*T*belongs to \(L^q_{\mathrm{VN}}({\widehat{G}})\) for some \(q \in [1,\infty )\), then \(|T|^q = (T^* T)^{q/2}\) belongs to \(L^1_{\mathrm{VN}}({\widehat{G}})\) and

*f*, and we identify the modular function \(\Delta \) of

*G*with the corresponding multiplication operator (see [13, Proposition 2.21(ii)]). Recall that convolution on

*G*is given by

*f*and \(\phi \) are in \(C_c(G)\).

Note that, when \(q=p'\), (2.6) matches the definitions by Kunze and by Terp of the \(L^p\) Fourier transformation \(\mathcal {F}_p : L^p(G) \rightarrow L^{p'}_{\mathrm{VN}}({\widehat{G}})\) for \(p \in [1,2]\) [43, 63]. In other words, the \(L^p\) Fourier transformation \(\mathcal {F}_p : L^p(G) \rightarrow L^{p'}_{\mathrm{VN}}({\widehat{G}})\) factorises as the inclusion map \(L^p(G) \rightarrow \mathcal {F}L^{p'}(G)\) and the isometric isomorphism \(\mathcal {F}L^{p'}(G) \rightarrow L^{p'}_{\mathrm{VN}}({\widehat{G}})\), whence the compatibility with the Kunze–Terp approach of the above definition of the best Hausdorff–Young constants based on (2.4).

Another consequence of the above discussion is the following characterisation of the \(\mathcal {F}L^q(G)\) norm in terms of a more “concrete” operator norm.

### Proposition 2.1

### Proof

*g*must be a function of positive type (see, for example, [23, Section 3.3]), whence

*G*, the

*k*-linear version of Young’s inequality takes the following form: for all \(p_1,\dots ,p_k,r \in [1,\infty ]\) such that \(\sum _{j=1}^k 1/p_j' = 1/r'\),

*G*as the smallest constant

*C*for which (2.8) holds for all \(f_1 \in L^{p_1}(G), \dots , f_k \in L^{p_k}(G)\), as well as the localised versions \(Y_{p_1,\dots ,p_k}(G;U)\) for neighbourhoods

*U*of the identity of

*G*(corresponding to the constraint \({{\,\mathrm{supp}\,}}f_1, \dots , {{\,\mathrm{supp}\,}}f_k \subseteq U\)) and \(Y^\mathrm{loc}_{p_1,\dots ,p_k}(G)\).

### Proposition 2.2

*G*be a locally compact group.

- (i)For all \(p_1,\dots ,p_k,q \in [1,2]\) such that \(\sum _j 1/p_j' = 1/q\),$$\begin{aligned} Y_{p_1,\dots ,p_k}(G)&\le H_{q}(G) \, H_{p_1}(G) \cdots H_{p_k}(G), \\ Y_{p_1,\dots ,p_k}^\mathrm{loc}(G)&\le H_{q}^\mathrm{loc}(G) \, H_{p_1}^\mathrm{loc}(G) \cdots H_{p_k}^\mathrm{loc}(G). \end{aligned}$$
- (ii)For all \(p \in [1,2)\) such that \(p'=2k\), \(k \in \mathbb {Z}\), if \(p_1=\dots =p_k=p\), then$$\begin{aligned} H_{p}(G)&= Y_{p_1,\dots ,p_k}(G)^{1/k}, \\ H_{p}^\mathrm{loc}(G)&= Y_{p_1,\dots ,p_k}^\mathrm{loc}(G)^{1/k}. \end{aligned}$$
- (iii)If
*N*is a closed normal subgroup of*G*, then, for all \(p_1,\dots ,p_k \in [1,\infty ]\) such that \(\sum _{j=1}^k 1/p_j' \in [0,1]\),with equality when \(G \cong N \times (G/N)\).$$\begin{aligned} Y_{p_1,\dots ,p_k}(G)&\le Y_{p_1,\dots ,p_k}(N) \, Y_{p_1,\dots ,p_k}(G/N),\\ Y_{p_1,\dots ,p_k}^\mathrm{loc}(G)&\le Y_{p_1,\dots ,p_k}^\mathrm{loc}(N) \, Y_{p_1,\dots ,p_k}^\mathrm{loc}(G/N), \end{aligned}$$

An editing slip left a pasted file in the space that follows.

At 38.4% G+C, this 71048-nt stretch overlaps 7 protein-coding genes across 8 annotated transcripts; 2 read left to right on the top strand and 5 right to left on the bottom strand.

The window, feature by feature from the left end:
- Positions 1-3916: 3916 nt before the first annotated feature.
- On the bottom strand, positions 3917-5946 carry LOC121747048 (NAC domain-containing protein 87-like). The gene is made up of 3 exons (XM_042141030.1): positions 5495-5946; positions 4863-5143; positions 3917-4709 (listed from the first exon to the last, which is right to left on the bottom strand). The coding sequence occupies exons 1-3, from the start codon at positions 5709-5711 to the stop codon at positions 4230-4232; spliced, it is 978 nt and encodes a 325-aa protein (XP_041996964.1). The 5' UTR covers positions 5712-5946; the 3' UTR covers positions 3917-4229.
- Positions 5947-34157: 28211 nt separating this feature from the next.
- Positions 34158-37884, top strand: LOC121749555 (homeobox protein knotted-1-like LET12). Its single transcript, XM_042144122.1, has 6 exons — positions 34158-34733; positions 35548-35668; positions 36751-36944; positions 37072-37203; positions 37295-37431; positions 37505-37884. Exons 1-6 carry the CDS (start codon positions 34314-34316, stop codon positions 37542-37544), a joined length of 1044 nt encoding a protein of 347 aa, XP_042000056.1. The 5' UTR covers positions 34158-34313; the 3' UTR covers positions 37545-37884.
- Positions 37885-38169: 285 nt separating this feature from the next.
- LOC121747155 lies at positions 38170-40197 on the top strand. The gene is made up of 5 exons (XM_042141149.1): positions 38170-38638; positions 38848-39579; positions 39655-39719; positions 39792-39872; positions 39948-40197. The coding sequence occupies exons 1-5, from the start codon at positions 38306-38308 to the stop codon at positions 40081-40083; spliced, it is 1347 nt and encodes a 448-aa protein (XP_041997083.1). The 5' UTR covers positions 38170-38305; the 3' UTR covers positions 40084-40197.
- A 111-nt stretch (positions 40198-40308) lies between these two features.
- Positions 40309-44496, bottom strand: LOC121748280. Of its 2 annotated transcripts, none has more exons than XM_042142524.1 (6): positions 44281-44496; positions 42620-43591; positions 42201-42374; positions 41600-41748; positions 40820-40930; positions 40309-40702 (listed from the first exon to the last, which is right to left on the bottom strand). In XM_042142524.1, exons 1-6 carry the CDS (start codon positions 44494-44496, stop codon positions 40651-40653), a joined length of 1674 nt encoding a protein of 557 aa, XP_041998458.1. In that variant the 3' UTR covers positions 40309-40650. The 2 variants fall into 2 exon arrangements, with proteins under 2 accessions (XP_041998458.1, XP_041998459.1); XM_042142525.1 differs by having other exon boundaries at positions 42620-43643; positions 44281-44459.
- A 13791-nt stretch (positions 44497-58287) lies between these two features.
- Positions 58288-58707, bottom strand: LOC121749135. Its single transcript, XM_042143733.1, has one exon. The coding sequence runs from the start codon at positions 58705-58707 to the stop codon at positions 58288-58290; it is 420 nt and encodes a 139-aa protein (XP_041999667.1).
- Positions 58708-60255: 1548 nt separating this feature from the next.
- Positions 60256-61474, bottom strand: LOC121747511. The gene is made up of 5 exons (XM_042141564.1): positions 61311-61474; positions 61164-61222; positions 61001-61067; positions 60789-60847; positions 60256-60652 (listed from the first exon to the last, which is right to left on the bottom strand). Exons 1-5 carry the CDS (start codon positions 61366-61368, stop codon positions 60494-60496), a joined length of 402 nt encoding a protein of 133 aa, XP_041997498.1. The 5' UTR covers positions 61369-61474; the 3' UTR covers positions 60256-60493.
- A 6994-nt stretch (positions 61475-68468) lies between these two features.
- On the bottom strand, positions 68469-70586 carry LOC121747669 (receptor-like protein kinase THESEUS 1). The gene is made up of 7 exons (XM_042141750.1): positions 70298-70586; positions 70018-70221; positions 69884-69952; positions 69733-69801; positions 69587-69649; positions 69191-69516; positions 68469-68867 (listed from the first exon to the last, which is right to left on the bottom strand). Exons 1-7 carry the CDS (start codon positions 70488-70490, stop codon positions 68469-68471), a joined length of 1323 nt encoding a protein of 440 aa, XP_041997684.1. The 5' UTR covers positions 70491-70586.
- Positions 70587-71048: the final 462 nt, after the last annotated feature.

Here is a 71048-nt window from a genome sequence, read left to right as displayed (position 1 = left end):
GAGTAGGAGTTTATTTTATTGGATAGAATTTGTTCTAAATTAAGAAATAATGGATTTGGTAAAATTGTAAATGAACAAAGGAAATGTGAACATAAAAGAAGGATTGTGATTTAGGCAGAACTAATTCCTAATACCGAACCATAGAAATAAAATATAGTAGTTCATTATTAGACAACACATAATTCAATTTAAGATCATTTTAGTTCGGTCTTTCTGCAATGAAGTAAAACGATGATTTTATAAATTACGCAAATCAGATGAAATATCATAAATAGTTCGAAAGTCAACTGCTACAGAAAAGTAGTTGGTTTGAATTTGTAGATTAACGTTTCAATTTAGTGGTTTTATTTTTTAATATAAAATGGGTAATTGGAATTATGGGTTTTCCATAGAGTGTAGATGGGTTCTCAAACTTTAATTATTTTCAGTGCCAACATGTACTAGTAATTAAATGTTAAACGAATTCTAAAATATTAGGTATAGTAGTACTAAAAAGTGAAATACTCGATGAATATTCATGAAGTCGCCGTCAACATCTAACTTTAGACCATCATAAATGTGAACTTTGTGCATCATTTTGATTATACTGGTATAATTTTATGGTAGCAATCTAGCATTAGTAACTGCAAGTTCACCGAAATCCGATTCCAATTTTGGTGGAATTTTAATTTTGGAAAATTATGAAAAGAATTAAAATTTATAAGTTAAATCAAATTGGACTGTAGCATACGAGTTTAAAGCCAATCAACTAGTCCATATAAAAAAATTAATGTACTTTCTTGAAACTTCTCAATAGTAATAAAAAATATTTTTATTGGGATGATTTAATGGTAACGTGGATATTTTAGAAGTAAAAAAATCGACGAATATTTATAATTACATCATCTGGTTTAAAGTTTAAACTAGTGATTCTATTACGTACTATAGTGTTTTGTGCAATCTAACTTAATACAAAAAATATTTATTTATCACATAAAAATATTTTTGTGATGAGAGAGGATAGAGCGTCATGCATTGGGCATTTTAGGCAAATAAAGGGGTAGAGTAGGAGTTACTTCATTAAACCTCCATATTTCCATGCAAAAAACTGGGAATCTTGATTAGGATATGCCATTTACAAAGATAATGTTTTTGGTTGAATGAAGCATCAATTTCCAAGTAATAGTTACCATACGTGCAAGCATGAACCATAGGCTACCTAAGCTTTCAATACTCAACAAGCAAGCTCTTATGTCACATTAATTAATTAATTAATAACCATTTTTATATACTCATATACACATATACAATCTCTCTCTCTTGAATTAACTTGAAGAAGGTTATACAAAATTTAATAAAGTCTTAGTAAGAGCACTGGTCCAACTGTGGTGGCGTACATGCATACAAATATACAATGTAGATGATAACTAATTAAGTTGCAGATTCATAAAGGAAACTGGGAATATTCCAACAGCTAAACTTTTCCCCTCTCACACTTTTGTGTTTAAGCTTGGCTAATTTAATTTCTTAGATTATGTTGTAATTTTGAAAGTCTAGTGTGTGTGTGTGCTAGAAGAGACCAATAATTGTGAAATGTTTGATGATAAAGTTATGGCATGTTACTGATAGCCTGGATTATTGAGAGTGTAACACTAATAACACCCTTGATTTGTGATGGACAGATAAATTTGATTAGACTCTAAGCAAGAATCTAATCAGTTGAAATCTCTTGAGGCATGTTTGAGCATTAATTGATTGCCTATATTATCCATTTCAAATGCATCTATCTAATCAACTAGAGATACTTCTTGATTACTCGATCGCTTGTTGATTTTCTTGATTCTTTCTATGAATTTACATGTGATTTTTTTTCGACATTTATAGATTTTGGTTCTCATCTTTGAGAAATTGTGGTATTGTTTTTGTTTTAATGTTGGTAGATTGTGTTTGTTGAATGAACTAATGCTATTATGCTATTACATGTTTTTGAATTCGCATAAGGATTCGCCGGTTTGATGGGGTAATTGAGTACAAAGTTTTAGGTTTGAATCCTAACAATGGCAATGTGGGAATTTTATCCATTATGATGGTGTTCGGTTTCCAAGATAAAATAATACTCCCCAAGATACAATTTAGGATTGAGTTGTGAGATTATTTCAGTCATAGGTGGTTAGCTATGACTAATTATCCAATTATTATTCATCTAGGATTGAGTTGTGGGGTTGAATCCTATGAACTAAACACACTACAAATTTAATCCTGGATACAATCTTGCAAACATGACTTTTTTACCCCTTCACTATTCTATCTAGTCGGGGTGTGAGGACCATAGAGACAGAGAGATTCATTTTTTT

### Proof

*U*of the identity, then Open image in new window is supported in \(U^k\) and, to estimate its \(L^{q'}\) norm, it is enough to test it against functions

*g*that are also supported in \(U^k\); the same argument as above then also gives

*f*, according to whether \(k-j\) is odd or even, and define Open image in new window . Then, since \(p'=2k\),

(iii). The inequalities are proved by a simple extension of Klein and Russo’s argument for the case of semidirect products [38, proof of Lemma 2.4], using the “measure disintegration” in [23, Theorem (2.49)]. In the case of direct products, equalities follow by testing on tensor product functions (see [6, Lemma 5]). \(\square \)

The next lemma contains the fundamental approximation results that allow us to relate Hausdorff–Young constants on a Lie group *G* and on its Lie algebra \(\mathfrak {g}\) by means of a “transplantation” or “blow-up” technique. The Lie algebra \(\mathfrak {g}\) will be considered as an abelian group with addition, and the Lebesgue measure on \(\mathfrak {g}\) is normalised so that the Jacobian determinant of the exponential map \(\exp : \mathfrak {g} \rightarrow G\) is equal to 1 at the origin. The context will make clear whether the notation for convolution, involution and convolution operators (\(f*g\), \(f^*\), \(L_f\)) refers to the group structure of *G* or the abelian group structure of \(\mathfrak {g}\).

Denote by \(C_{pg}([0,\infty ))\) the space of continuous functions \(\Phi : [0,\infty ) \rightarrow \mathbb {C}\) with at most polynomial growth, that is, \(|\Phi (u)| \le C(1+u)^N\) for some \(C,N \in (0,\infty )\) and all \(u \in [0,\infty )\).

### Lemma 2.3

*G*be a Lie group with Lie algebra \(\mathfrak {g}\) of dimension

*n*, and let \(\exp : \mathfrak {g} \rightarrow G\) be the exponential map. Let \(\Omega \) be an open neighbourhood of the origin in \(\mathfrak {g}\) such that \(\Omega = -\Omega \) and \(\exp |_\Omega : \Omega \rightarrow \exp (\Omega )\) is a diffeomorphism. For all \(f \in C_c(\mathfrak {g})\), \(\lambda \in (0,\infty )\), \(\alpha \in \mathbb {R}\) and \(p \in [1,\infty ]\), define \(f^{\lambda ,p,\alpha } : G \rightarrow \mathbb {C}\) by

- (i)For all \(f \in C_c(\mathfrak {g})\), \(\alpha \in \mathbb {R}\) and \(p \in [1,\infty ]\),for all \(\lambda \in (0,\infty )\), and$$\begin{aligned} \Vert f^{\lambda ,p,\alpha }\Vert _{L^p(G)} \le C_{\alpha ,p,\Omega } \, \Vert f\Vert _{L^p(\mathfrak {g})} \end{aligned}$$(2.13)as \(\lambda \rightarrow 0\).$$\begin{aligned} \Vert f^{\lambda ,p,\alpha }\Vert _{L^p(G)} \rightarrow \Vert f\Vert _{L^p(\mathfrak {g})} \end{aligned}$$(2.14)